Heavy menstrual bleeding: what helps with hypermenorrhea?

Every woman’s monthly menstruation is different – some women lose just a little fluid, some more. When your period is extremely heavy, it is called hypermenorrhea. STYLEBOOK asked the gynecologist about possible causes, risks and treatments.

Some women have to change a tampon, pad or menstrual cup so often that they can barely chase. Extremely menstrual bleeding can be uncomfortable for those affected, but sometimes there is more to it: “If it is more than 80 milliliters, women suffer from what is known as hypermenorrhea,” explains prof. Dr. Mandy Mangler. “Of course, it’s difficult for women to accurately measure, even with menstrual cups.”

The cause may be benign tumors

“Hypermenorrhea is rare in young girls,” says prof. Dr. mangle. “It usually develops over a lifetime for a variety of reasons.” There’s often something organic behind it, like fibroids – benign tumors in the womb. “Regular examinations are therefore important,” warns the gynecologist. “Fibroids are a common cause of hypermenorrhea and should be removed if this happens.”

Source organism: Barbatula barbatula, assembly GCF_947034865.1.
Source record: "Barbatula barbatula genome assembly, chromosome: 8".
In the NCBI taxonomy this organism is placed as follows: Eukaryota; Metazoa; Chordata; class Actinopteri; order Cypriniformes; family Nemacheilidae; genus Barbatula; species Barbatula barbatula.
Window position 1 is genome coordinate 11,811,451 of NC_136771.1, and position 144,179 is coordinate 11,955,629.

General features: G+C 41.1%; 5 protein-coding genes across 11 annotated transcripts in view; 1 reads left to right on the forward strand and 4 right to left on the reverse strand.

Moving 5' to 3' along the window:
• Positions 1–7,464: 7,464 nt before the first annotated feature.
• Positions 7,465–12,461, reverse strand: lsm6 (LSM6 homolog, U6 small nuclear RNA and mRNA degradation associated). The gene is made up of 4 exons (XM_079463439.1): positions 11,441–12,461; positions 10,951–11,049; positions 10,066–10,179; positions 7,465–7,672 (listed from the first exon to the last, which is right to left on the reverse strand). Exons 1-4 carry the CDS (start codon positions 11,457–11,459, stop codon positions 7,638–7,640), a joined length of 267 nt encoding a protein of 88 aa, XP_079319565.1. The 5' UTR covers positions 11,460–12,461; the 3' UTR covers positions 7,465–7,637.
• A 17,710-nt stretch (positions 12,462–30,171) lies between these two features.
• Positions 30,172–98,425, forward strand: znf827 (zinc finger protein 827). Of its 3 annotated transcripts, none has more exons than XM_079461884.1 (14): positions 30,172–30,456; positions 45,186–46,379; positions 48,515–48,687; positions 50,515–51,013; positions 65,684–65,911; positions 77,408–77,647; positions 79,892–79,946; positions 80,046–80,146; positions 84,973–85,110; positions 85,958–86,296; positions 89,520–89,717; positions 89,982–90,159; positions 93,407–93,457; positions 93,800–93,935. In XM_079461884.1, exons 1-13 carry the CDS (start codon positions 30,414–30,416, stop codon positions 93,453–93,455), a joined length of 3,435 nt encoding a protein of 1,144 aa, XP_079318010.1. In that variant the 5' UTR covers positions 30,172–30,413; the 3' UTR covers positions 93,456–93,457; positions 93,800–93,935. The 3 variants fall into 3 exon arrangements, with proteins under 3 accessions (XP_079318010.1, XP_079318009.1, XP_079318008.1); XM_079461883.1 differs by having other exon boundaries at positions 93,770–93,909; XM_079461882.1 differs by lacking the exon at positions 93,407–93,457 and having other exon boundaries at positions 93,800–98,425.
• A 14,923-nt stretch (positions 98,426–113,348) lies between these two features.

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Obesity can cause heavy menstrual bleeding

Hypermenorrhea often affects overweight women. Prof. Dr. Medical Mandy Mangler explains why: “It’s because female hormones also form in adipose tissue. It will ensure that more lining of the uterus is formed and, as a result, more bleeding will occur. ”It can therefore help you lose weight, because with the weight you lose, the strength of your period often decreases. “But if the mucosa had to change pathologically, it would have to be removed,” the gynecologist added.

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In extreme cases, the uterus is removed

Menstruation may be irregular and / or very heavy menstrual bleeding before menopause begins. “It can be so serious that you may have to remove the uterus,” explains prof. Dr. Medical Mandy Mangler. Although menstrual fluid consists not only of blood but also of cast mucosa, hypermenorrhea can lead to iron deficiency due to increased blood loss. “Typical first symptoms are lethargy and lethargy,” explains the gynecologist. “However, iron deficiency can also cause depression or worsen depressed moods and should be treated with tablets or infusions in consultation with a doctor.”

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– with professional advice of prof. Dr. Mandy Mangler, Chief Gynecologist at the Vivantes Auguste-Viktoria-Klinikum in Berlin

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